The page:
Echinodorus is a good example. This genus forms what are known as plantlets with roots, on the flower stalk. These can be removed when they reach a certain level of maturity and re-potted.

It is also different for the true aquatic plants that can only be cultivated under water (such as Vallisnerias or Cabomba). For these, meristem cultivation is not an option.

The aquarium plants preferred for this type of propagation are all marsh plants . This means they are able to grow both above and below water. When cultivated in special culture vessels, the plants form the typical submerged (underwater) growth features. However, in the greenhouse, the young plants must initially acclimatize to life above water again. This actually happens very quickly. After just two to three weeks, the “babies” from the laboratory acclimatize to the new environment and grow emersed (above water) leaves again.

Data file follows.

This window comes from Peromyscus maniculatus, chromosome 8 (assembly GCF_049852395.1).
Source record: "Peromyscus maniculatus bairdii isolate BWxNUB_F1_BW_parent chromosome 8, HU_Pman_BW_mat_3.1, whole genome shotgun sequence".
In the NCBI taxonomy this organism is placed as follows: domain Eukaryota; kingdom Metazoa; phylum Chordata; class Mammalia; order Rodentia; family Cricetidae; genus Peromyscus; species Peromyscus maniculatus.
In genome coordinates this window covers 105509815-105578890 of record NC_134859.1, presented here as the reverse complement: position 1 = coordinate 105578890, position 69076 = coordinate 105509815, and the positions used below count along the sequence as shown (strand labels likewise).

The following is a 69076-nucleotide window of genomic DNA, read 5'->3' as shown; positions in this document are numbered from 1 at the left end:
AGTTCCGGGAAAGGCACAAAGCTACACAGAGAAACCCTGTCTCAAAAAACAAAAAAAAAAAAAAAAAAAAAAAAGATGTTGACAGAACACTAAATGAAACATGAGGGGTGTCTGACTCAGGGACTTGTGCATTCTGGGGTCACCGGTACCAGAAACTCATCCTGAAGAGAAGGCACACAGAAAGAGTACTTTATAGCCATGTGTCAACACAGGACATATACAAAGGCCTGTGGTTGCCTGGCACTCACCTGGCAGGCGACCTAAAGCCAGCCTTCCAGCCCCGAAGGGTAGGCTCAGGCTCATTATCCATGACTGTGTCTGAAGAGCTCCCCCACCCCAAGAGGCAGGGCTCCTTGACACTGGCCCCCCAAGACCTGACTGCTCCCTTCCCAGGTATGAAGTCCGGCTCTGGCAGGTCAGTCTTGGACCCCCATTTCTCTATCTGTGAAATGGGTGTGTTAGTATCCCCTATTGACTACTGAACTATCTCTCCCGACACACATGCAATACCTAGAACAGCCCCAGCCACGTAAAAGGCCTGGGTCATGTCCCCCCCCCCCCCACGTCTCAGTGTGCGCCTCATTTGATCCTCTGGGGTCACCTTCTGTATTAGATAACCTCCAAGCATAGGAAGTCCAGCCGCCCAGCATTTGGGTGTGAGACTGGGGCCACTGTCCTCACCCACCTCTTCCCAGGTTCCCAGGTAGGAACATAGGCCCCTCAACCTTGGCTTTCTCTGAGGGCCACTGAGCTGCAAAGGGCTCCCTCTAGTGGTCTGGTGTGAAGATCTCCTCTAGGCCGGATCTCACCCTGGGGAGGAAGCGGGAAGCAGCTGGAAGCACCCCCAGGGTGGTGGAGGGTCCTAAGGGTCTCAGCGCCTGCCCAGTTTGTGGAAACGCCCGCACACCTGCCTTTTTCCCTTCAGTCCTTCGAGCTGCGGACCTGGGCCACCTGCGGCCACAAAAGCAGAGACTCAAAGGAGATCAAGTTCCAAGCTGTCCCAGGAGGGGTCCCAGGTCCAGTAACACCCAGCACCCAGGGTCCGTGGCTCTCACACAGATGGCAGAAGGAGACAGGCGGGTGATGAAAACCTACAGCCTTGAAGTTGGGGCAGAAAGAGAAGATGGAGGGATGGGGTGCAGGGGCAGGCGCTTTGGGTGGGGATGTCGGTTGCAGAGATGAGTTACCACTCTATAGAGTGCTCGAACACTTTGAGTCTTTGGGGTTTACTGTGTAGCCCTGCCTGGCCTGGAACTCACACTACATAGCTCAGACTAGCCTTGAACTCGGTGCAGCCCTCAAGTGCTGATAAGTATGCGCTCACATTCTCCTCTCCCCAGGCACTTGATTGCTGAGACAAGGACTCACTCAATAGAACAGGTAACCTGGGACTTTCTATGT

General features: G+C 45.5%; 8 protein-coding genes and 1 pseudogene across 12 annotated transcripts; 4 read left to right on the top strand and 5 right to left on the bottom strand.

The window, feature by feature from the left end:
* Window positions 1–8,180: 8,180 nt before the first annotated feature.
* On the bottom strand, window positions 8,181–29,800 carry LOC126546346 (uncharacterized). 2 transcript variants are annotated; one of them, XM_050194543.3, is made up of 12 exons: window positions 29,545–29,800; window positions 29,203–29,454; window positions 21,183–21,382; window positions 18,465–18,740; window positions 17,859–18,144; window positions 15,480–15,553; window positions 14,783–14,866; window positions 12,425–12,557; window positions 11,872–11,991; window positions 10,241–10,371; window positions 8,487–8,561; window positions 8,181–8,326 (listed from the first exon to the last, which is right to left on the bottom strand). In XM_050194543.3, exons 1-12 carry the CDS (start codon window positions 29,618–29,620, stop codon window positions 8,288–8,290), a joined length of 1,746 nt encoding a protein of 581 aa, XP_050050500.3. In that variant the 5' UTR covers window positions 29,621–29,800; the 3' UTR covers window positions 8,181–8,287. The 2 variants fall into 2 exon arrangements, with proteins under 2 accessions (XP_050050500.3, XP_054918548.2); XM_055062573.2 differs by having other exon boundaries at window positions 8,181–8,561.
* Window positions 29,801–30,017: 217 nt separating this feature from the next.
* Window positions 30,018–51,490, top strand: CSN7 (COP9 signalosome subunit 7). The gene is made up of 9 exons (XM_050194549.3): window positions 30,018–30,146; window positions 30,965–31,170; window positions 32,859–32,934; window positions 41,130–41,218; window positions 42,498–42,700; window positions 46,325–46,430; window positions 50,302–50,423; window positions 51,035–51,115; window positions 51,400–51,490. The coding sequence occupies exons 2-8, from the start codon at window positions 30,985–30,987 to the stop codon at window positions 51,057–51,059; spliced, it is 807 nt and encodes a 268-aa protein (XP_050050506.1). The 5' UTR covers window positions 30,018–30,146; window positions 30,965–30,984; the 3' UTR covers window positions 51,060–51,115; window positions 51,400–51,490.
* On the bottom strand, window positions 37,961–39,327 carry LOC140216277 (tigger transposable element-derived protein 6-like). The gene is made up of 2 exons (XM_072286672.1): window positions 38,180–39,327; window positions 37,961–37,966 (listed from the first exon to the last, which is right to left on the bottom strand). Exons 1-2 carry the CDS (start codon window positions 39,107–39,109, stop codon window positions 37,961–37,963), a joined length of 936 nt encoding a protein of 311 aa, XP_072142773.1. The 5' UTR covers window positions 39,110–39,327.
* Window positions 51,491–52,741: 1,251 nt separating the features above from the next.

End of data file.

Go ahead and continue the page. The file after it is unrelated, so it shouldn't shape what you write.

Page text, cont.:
Clones for everyone 

A logical further development is the marketing of little mini tubs for aquatics fans. This originated at Dennerle from the problem of cultivating a plant and marketing it.

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Cryptocoryne sp. ‘Flamingo’ was found in a clump of Cryptocoryne wendtii ‘Brown’. This striking pink plant was propagated in the laboratory and like all other Cryptocorynes, was to be grown on in pots for several months until it reached sale size. Unfortunately, all attempts at above water cultivation failed, while the plants in the aquarium continued to grow steadily. As a result, we decided to market this rarity in mini tubs directly from the laboratory.